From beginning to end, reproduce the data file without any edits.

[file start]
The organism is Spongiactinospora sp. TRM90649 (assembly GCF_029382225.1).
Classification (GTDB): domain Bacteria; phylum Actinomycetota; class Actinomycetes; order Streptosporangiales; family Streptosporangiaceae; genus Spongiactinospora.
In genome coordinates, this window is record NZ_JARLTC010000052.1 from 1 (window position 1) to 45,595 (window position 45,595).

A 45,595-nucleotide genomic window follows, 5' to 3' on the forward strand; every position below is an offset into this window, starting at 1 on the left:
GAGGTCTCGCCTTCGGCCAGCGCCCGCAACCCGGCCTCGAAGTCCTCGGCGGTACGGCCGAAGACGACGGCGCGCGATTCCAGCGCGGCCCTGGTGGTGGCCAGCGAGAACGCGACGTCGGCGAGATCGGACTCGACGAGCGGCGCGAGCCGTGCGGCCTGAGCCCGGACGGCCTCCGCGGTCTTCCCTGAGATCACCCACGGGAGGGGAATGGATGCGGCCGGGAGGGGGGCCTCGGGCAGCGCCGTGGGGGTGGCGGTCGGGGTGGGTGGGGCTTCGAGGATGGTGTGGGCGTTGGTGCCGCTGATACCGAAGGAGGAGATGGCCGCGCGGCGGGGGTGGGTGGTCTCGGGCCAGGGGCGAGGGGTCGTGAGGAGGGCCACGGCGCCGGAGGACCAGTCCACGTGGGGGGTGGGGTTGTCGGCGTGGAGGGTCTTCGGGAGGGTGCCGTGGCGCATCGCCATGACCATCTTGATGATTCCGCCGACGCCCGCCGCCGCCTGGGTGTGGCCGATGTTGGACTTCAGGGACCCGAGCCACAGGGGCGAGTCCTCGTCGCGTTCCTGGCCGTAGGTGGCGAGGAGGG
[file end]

The organism is Spongiactinospora sp. TRM90649 (assembly GCF_029382225.1).
Classification (GTDB): domain Bacteria; phylum Actinomycetota; class Actinomycetes; order Streptosporangiales; family Streptosporangiaceae; genus Spongiactinospora.
In genome coordinates, this window is record NZ_JARLTC010000052.1 from 1 (window position 1) to 45,595 (window position 45,595).

A 45,595-nucleotide genomic window follows, 5' to 3' on the forward strand; every position below is an offset into this window, starting at 1 on the left:
GAGGTCTCGCCTTCGGCCAGCGCCCGCAACCCGGCCTCGAAGTCCTCGGCGGTACGGCCGAAGACGACGGCGCGCGATTCCAGCGCGGCCCTGGTGGTGGCCAGCGAGAACGCGACGTCGGCGAGATCGGACTCGACGAGCGGCGCGAGCCGTGCGGCCTGAGCCCGGACGGCCTCCGCGGTCTTCCCTGAGATCACCCACGGGAGGGGAATGGATGCGGCCGGGAGGGGGGCCTCGGGCAGCGCCGTGGGGGTGGCGGTCGGGGTGGGTGGGGCTTCGAGGATGGTGTGGGCGTTGGTGCCGCTGATACCGAAGGAGGAGATGGCCGCGCGGCGGGGGTGGGTGGTCTCGGGCCAGGGGCGAGGGGTCGTGAGGAGGGCCACGGCGCCGGAGGACCAGTCCACGTGGGGGGTGGGGTTGTCGGCGTGGAGGGTCTTCGGGAGGGTGCCGTGGCGCATCGCCATGACCATCTTGATGATTCCGCCGACGCCCGCCGCCGCCTGGGTGTGGCCGATGTTGGACTTCAGGGACCCGAGCCACAGGGGCGAGTCCTCGTCGCGTTCCTGGCCGTAGGTGGCGAGGAGGG